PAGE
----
Diagnosis: finding a balance

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Date: Spring 2010
Publisher: KSA Media, LLC
Document Type: Article
Length: 637 words

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Several of my graduate students came to class wanting to talk about diagnosis and the all-pervasive use of the DSM-IV. They expressed their discomfort with using the manual, and they felt that their work settings put too much emphasis on diagnostics. As fledgling counselors, they feared that by relying too heavily on the manual they would be "missing the forest for the trees." Their concerns became the focus of discussion for our weekly meeting.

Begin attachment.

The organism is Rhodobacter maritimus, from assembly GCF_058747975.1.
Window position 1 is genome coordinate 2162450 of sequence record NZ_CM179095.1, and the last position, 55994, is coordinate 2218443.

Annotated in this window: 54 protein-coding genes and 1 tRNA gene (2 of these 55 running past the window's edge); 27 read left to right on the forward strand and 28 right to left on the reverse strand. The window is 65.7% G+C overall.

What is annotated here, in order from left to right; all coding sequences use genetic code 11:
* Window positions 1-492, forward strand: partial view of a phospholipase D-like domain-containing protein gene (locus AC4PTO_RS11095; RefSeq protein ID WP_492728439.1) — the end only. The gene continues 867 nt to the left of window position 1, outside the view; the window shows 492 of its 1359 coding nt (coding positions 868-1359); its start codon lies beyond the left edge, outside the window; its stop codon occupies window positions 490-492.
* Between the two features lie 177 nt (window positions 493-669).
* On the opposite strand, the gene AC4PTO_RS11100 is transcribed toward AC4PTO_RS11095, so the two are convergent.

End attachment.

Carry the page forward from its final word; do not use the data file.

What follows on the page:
The Diagnostic and Statistical Manual of Mental Disorders is a virtual bible of the mental health professions, as well as the primary reference work used for insurance reimbursement. Like it or not, the manual's contents are ingrained in the minds of clinicians. The DSM-IV defines disorders, and in so doing, defines our norms. The next edition, DSM-V, is scheduled to appear sometime in 2012-2013. A panel of psychologists and psychiatrists have been appointed to add to, delete, or maintain current diagnostic categories.

The fact that...

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Gale Document Number: GALE|A222558225